President Mohammadu Buhari was sworn in on May 29, 2015 as the new President of the Federal Republic of Nigeria. On March 28, 2015, his political party, the All Progressives Congress defeated the ruling party, the People’s Democratic Party and former President, Goodluck Ebele Jonathan during the general elections. Among the many promises made during the campaign (as seen on the Buharimeter website (Centre for Democracy and Development, 2015), one promise President Buhari did not make was to abolish the death penalty. This paper briefly discusses the death penalty issue in Nigeria, its relevance in the political life of the country and why the debate to abolish the death penalty will continue as a discourse of national importance.
The legal framework
Nigeria is party to several international human rights instruments including the International Covenant on Civil and Political Rights and the African Charter on Human and Peoples’ Rights. However, Nigeria has yet to ratify the Optional Protocol which seeks to abolish the death penalty (Amnesty International, 2015). The death penalty still exists in Nigeria. While Section 33 (1) of the Nigerian 1999 Constitution provides that every person has a right to life, and no one shall be deprived intentionally of his life; the right to life under the Constitution is not absolute.
On May 14, the former President of Nigeria, Goodluck Jonathan, signed the Administration of Criminal Justice Act 2015 into law. The Act harmonizes the Criminal and Penal Codes operating in Northern and Southern states in Nigeria. Section 401 of the Act provides that punishment of a death sentence be by hanging the convict by the neck or lethal injection. By this, it would appear death by firing squad has been removed as a means of execution. However, by provisions of the 1999 Constitution, the Act will only be applicable in the Federal Capital Territory. If enacted by a State House of Assembly, it can be applicable in that state. Furthermore, the law is procedural in nature and does not deal with sentencing issues. Therefore, Criminal and Penal and Sharia Codes in different parts of Nigeria can continue to apply the death penalty. Currently, offenses that may lead to the death sentence include murder, armed robbery, and kidnapping in the states of Anambra, Akwa Ibom, Imo and Abia; and adultery, sodomy, lesbianism and apostasy in states under the Sharia Penal Code.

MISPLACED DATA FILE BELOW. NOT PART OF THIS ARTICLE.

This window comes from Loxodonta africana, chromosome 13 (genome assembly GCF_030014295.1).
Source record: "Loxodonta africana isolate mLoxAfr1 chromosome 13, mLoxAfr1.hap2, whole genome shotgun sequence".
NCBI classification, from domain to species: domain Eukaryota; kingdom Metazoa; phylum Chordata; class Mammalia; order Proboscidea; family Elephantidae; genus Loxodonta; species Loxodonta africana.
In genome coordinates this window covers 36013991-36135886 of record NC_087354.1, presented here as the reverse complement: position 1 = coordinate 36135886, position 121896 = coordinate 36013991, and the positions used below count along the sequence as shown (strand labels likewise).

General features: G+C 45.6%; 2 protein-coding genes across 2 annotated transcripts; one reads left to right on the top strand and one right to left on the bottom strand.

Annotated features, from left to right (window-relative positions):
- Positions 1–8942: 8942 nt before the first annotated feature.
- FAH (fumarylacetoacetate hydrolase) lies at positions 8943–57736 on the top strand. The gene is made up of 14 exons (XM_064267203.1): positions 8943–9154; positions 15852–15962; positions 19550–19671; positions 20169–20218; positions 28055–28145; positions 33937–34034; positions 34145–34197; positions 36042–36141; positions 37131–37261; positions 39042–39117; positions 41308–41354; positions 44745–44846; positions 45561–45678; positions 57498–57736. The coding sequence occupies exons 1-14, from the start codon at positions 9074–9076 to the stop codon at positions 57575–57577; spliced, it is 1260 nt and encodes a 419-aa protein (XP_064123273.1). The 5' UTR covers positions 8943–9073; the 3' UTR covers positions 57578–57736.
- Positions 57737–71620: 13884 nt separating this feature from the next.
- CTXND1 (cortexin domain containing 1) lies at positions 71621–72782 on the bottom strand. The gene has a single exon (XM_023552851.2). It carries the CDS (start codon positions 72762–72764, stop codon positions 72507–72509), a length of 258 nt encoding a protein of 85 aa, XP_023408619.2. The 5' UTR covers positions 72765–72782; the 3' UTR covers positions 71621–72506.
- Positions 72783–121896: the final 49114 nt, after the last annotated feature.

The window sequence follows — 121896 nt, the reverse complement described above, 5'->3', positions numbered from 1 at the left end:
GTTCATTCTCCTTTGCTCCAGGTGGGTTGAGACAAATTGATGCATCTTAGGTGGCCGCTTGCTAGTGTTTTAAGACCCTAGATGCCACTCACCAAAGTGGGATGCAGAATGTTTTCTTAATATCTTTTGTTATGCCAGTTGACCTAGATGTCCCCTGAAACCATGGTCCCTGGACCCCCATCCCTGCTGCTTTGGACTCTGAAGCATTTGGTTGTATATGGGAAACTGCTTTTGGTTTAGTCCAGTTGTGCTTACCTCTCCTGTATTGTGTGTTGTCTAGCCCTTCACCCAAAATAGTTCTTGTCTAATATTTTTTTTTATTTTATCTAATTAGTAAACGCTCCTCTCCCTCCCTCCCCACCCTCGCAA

Nigeria is party to the Rome Statute of the International Criminal Court, and there is currently a bill in the National Assembly to implement the provisions of the treaty. The bill provides punishment for genocide, war crimes, crimes against humanity and crimes against the administration of justice. Although the maximum punishment in the Rome Statute is life imprisonment, the Statute does preclude countries with the death sentence from imposing it (Rome Statute Articles 77 and 80).
In 2002, Nigeria adopted a self-imposed moratorium on the death penalty. This was broken in 2013 when the former president, Goodluck Jonathan, encouraged State Governors to sign death warrants as a means of decongesting the prisons (Oniha, 2013).
According to Amnesty International, although no Nigerian citizen was executed in 2014, 659 persons were sentenced to death including 70 soldiers sentenced by military courts. In total, 1,484 people are on death row. Most of those were convicted of murder and armed robbery (Amnesty International, 2014).
As the statutes and provisions of the 1999 Constitution provide, one can conclude that the death penalty is still legal in Nigeria. In addition, the judiciary has also set judicial precedents through a number of cases upholding the death penalty including Onuoha Kalu v. State, Adeniji v. State, and Okoro v. State where the Supreme Court of Nigeria clearly stated that the death penalty is legal, constitutional and part of the Nigerian legal system.